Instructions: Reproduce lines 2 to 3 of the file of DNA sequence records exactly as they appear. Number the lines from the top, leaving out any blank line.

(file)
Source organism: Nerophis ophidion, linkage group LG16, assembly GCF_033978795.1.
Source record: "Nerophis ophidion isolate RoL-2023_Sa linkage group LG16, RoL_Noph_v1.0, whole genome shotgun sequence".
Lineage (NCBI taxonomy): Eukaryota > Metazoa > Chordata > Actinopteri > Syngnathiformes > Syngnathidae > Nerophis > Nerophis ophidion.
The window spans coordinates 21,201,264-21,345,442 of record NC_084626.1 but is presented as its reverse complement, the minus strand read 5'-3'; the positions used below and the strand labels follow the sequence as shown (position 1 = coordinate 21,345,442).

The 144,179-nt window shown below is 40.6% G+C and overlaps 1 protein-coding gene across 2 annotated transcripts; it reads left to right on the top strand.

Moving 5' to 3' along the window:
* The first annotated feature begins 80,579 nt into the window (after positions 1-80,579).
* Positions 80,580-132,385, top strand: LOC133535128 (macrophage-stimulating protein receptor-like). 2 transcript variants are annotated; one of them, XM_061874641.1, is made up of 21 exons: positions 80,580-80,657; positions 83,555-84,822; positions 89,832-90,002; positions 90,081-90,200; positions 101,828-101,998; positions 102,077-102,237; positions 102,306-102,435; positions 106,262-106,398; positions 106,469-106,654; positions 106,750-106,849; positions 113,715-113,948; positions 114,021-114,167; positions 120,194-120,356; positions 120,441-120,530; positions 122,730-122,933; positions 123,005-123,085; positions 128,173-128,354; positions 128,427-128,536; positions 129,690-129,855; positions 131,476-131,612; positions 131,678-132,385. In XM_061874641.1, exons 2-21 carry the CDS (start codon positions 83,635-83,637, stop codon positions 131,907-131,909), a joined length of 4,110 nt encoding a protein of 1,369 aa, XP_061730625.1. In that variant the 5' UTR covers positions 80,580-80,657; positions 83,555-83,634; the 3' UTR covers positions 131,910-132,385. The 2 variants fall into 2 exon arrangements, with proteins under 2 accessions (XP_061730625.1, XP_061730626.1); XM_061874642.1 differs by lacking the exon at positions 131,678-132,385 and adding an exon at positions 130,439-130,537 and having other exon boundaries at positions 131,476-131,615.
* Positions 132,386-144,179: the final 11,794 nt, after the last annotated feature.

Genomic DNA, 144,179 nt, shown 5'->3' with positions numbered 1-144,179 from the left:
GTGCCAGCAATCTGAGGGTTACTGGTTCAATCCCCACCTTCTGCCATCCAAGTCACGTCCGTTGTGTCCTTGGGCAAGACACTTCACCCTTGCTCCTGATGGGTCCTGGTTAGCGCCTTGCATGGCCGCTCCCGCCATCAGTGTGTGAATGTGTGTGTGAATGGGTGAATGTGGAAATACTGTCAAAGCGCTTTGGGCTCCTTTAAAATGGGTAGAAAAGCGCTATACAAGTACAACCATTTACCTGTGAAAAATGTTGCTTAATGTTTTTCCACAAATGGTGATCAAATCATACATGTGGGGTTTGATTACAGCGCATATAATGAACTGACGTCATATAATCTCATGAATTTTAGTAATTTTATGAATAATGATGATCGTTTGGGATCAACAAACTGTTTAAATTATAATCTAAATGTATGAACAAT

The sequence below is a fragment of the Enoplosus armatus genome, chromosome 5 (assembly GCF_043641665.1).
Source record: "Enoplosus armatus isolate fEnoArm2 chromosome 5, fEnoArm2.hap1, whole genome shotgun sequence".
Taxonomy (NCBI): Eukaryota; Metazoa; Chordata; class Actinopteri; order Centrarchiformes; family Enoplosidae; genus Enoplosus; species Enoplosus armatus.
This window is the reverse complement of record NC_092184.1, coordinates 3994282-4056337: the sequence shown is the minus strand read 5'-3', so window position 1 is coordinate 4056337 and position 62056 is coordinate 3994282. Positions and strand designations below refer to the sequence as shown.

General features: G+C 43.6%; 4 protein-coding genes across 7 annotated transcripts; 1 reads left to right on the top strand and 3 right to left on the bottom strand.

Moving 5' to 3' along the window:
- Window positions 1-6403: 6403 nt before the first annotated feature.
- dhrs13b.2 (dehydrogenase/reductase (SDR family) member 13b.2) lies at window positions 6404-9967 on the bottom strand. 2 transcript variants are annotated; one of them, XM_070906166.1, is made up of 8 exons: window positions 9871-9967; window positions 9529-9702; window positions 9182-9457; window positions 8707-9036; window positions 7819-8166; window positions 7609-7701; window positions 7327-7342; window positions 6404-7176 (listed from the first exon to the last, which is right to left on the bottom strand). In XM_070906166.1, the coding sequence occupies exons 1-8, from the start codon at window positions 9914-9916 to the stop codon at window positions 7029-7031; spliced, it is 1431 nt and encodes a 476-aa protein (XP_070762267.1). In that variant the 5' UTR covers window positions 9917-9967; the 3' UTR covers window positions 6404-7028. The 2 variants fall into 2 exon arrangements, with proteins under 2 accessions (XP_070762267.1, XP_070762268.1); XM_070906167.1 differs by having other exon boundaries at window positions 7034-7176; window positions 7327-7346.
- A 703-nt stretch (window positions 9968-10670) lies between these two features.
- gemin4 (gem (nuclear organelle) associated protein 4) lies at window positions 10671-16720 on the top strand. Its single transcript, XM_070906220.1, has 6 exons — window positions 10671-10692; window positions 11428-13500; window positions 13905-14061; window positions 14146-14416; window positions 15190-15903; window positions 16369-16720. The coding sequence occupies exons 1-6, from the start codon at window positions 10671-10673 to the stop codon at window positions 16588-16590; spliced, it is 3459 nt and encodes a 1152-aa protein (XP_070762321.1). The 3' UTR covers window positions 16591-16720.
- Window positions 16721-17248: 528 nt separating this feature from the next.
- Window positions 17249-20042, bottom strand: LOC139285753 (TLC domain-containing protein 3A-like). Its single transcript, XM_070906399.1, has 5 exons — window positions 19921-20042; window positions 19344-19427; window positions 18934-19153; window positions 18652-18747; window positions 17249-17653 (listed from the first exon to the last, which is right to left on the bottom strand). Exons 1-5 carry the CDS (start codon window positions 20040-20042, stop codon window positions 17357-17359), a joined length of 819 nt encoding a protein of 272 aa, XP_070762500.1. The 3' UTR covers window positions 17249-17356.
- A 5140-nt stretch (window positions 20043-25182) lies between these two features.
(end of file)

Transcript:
Source record: "Nerophis ophidion isolate RoL-2023_Sa linkage group LG16, RoL_Noph_v1.0, whole genome shotgun sequence".
Lineage (NCBI taxonomy): Eukaryota > Metazoa > Chordata > Actinopteri > Syngnathiformes > Syngnathidae > Nerophis > Nerophis ophidion.